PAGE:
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Motivational Interviewing

The Transformative Potential of Motivational Interviewing in Primary Care

I recently read a white paper that mentioned motivational interviewing as a useful tool in integrating mental health with traditional primary care.  Motivational interviewing first came onto the scene 50 years ago in the counseling world as a tool to help people change their behaviors so they could achieve their goals. In that respect, if we translated it to the medical context, we’d think of it as extremely patient-focused.

However, an example provided in the article made me wonder whether, in the author’s practice, the role of motivational interviewing is to have the patient’s goals and priorities inform the treatment plan or whether it is used as a technique to help clinicians “sell” their treatment plan to the patient. 

As we contemplate the question, it’s a good time to reflect on our own understanding of the intent and power of motivational interviewing.  It is also an opportunity to take stock of how our clinical teams and models incorporate motivational interviewing into the patient journey.

Here are a few questions to guide your exploration:

  • Who in your organization is trained in motivational interviewing? Are the physicians who are designing treatment plans using the technique or only those who do initial assessments or case management?
  • Is motivational interviewing infused into every key interaction with patients or only once in the process of initially assessing a patient?
  • As you read patient charts, can you see the deep connection between patients’ answers to questions about what matters most to them and the treatment they are prescribed?
  • If you are a clinician, reflect on your own motivations in using motivational interviewing techniques?  Are you still as curious and authentic in your exploration of patient goals and beliefs as you were when you first began?  Or are you using the techniques as a means to an end – to achieve your goals and performance measures rather than those of your patient?

Physicians are fulfilled by using their deep clinical knowledge, skill, and authority to help people live their best lives. When done well, motivational interviewing helps clinicians make deep connections with their patients. It builds trust and invitation to convey their wishes, worries and hopes for them.  Just by asking the right questions, in the right way, with the right intent, physicians let their patients know “I hear you. I see you. And I know what you want and why you want it. That is guiding me as I design your treatment plan because I am moved by what you want, so much so that I want it for you too.”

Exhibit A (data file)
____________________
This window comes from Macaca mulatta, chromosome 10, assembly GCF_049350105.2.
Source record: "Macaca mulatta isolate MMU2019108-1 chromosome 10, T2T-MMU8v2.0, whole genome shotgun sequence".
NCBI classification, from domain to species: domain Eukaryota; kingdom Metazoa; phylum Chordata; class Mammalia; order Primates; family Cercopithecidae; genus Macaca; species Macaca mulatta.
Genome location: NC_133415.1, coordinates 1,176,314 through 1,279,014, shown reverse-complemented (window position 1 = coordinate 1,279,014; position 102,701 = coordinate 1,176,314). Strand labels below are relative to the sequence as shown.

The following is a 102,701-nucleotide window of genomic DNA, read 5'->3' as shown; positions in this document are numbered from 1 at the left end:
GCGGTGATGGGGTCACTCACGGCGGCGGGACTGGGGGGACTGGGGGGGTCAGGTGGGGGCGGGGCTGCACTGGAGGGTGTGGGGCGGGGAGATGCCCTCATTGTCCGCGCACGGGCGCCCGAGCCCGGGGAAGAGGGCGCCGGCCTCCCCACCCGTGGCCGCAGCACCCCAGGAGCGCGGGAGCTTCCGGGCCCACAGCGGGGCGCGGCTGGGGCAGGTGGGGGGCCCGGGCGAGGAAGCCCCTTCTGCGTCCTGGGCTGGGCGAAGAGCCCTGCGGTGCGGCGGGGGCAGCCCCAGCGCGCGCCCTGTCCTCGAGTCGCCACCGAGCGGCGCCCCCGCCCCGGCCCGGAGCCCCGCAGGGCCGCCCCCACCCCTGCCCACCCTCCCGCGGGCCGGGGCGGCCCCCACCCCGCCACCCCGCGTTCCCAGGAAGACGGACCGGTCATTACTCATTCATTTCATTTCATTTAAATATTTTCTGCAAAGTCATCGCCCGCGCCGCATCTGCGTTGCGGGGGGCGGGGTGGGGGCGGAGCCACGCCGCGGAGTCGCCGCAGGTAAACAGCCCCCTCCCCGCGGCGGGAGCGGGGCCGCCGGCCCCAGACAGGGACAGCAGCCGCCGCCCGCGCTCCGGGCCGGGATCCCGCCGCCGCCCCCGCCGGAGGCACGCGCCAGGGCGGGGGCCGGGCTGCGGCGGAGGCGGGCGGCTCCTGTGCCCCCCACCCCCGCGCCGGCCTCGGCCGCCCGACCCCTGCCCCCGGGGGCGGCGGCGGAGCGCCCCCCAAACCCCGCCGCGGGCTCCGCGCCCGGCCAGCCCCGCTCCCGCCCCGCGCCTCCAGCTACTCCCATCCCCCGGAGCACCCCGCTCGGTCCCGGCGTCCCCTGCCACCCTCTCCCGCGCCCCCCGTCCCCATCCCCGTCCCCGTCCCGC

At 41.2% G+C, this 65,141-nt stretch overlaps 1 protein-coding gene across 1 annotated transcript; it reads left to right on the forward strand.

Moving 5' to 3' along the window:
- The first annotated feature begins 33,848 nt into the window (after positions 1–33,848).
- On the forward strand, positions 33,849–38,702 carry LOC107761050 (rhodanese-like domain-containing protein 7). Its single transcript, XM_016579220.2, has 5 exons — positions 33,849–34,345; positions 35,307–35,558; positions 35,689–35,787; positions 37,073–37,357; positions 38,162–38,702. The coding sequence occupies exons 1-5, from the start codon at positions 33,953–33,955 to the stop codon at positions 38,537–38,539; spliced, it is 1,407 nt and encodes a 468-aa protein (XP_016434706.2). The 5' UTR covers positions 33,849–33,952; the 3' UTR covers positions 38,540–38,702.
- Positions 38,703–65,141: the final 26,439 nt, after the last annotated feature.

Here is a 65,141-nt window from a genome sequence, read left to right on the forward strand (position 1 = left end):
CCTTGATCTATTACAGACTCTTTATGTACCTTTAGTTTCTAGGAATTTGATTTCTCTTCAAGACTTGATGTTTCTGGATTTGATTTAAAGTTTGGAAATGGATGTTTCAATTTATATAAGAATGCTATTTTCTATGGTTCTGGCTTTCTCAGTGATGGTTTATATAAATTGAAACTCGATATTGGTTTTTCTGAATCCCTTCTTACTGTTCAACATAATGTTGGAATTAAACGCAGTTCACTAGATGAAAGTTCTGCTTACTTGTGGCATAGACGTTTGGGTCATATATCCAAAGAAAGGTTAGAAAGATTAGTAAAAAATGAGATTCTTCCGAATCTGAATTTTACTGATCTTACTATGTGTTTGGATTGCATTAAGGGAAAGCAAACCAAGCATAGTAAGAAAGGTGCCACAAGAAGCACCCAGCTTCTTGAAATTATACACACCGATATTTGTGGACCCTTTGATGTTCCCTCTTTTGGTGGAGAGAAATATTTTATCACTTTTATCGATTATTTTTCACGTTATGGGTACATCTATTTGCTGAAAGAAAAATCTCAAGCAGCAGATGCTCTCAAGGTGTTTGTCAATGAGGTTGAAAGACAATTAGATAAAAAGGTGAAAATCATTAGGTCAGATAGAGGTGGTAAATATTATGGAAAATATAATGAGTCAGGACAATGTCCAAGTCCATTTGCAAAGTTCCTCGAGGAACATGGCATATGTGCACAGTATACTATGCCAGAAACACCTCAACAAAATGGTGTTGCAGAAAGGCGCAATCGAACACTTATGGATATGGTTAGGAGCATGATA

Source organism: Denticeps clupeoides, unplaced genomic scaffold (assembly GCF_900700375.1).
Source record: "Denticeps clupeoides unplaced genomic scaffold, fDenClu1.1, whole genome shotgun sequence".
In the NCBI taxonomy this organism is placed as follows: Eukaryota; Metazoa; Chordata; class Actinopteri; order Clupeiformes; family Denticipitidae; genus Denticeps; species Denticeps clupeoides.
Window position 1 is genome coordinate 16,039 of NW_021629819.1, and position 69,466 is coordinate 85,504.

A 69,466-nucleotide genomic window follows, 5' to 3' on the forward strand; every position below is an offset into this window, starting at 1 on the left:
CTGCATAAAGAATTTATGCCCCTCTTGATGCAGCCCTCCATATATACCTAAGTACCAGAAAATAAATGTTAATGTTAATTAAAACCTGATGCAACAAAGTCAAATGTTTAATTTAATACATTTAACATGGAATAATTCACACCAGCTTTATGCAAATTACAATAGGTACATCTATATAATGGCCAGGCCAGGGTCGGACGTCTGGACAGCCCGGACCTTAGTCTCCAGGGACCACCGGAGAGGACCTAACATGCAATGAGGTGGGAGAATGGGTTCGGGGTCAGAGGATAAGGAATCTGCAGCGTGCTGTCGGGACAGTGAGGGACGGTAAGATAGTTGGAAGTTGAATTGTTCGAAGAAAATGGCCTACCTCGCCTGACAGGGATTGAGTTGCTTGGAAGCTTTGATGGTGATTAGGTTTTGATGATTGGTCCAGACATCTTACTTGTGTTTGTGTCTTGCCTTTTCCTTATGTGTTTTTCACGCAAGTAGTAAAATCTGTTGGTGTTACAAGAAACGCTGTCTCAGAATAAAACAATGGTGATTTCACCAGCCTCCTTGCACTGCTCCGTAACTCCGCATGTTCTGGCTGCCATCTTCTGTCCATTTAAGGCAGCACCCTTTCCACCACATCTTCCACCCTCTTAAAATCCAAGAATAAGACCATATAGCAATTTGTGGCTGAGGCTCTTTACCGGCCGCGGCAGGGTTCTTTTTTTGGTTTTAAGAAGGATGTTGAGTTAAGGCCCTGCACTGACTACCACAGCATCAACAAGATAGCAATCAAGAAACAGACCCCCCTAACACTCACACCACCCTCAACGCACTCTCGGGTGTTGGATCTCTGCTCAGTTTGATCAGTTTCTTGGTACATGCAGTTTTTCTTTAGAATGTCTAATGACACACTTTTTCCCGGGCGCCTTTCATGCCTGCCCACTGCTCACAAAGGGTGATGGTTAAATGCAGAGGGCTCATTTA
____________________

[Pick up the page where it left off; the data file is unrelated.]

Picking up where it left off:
It’s important to add that even though this approach helps patients, it’s also tremendously restorative for clinicians, who time and again report that motivational interviewing, when done right, enables them to practice medicine the way they’d always wanted – namely, in close connection to patients.

So for every senior out there, or every family member who is helping a senior manage their health, I’d urge you to bear this in mind as you engage with your physician. Think about the life activities that really matter to you, and the bucket list items that are still within reach or maybe would be within reach if you could just stretch a little. Bring them up early on at your next visit and talk about the elements of your treatment plan that speak to those goals.

For my fellow healthcare leaders, consider motivational interviewing an instrument to help your organization achieve the quadruple aim, solving problems the way and in the order patients want to solve them and in the process, helping clinicians find meaning in their practice and in the work of the organization.

Picture of Emily Cook | CEO

Emily Cook | CEO

Emily is responsible for setting the strategy, ensuring the success of the company in fulfilling its mission, values, and value proposition for customers and achieving its performance objectives. Emily’s expertise is in population health management and in scaling organizations, particularly those that deliver care in patients’ homes.

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